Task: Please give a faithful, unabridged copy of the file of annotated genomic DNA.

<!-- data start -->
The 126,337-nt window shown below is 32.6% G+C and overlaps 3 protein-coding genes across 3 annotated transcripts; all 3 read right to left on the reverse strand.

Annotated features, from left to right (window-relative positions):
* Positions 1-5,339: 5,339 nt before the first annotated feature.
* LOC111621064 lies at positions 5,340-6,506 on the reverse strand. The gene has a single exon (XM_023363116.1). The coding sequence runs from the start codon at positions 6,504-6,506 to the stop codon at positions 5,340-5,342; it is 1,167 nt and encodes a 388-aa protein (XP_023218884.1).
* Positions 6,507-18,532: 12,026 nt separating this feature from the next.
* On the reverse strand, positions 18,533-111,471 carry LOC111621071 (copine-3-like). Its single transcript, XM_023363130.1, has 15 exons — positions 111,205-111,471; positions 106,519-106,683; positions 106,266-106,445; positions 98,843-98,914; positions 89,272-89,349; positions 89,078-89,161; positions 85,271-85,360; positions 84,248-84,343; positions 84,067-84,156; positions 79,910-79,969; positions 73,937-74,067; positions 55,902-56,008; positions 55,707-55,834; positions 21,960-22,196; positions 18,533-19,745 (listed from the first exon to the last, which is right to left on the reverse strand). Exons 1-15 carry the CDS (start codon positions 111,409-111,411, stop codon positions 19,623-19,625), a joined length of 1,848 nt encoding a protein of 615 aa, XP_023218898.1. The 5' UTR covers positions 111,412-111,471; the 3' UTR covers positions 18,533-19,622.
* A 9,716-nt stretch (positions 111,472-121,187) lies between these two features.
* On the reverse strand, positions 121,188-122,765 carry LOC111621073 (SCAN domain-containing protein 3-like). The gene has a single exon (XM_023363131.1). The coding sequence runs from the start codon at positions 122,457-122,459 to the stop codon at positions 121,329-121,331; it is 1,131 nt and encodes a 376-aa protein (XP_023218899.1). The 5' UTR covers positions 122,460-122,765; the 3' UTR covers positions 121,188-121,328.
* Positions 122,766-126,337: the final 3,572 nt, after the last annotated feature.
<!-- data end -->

The 126,337-nt window shown below is 32.6% G+C and overlaps 3 protein-coding genes across 3 annotated transcripts; all 3 read right to left on the reverse strand.

Annotated features, from left to right (window-relative positions):
* Positions 1-5,339: 5,339 nt before the first annotated feature.
* LOC111621064 lies at positions 5,340-6,506 on the reverse strand. The gene has a single exon (XM_023363116.1). The coding sequence runs from the start codon at positions 6,504-6,506 to the stop codon at positions 5,340-5,342; it is 1,167 nt and encodes a 388-aa protein (XP_023218884.1).
* Positions 6,507-18,532: 12,026 nt separating this feature from the next.
* On the reverse strand, positions 18,533-111,471 carry LOC111621071 (copine-3-like). Its single transcript, XM_023363130.1, has 15 exons — positions 111,205-111,471; positions 106,519-106,683; positions 106,266-106,445; positions 98,843-98,914; positions 89,272-89,349; positions 89,078-89,161; positions 85,271-85,360; positions 84,248-84,343; positions 84,067-84,156; positions 79,910-79,969; positions 73,937-74,067; positions 55,902-56,008; positions 55,707-55,834; positions 21,960-22,196; positions 18,533-19,745 (listed from the first exon to the last, which is right to left on the reverse strand). Exons 1-15 carry the CDS (start codon positions 111,409-111,411, stop codon positions 19,623-19,625), a joined length of 1,848 nt encoding a protein of 615 aa, XP_023218898.1. The 5' UTR covers positions 111,412-111,471; the 3' UTR covers positions 18,533-19,622.
* A 9,716-nt stretch (positions 111,472-121,187) lies between these two features.
* On the reverse strand, positions 121,188-122,765 carry LOC111621073 (SCAN domain-containing protein 3-like). The gene has a single exon (XM_023363131.1). The coding sequence runs from the start codon at positions 122,457-122,459 to the stop codon at positions 121,329-121,331; it is 1,131 nt and encodes a 376-aa protein (XP_023218899.1). The 5' UTR covers positions 122,460-122,765; the 3' UTR covers positions 121,188-121,328.
* Positions 122,766-126,337: the final 3,572 nt, after the last annotated feature.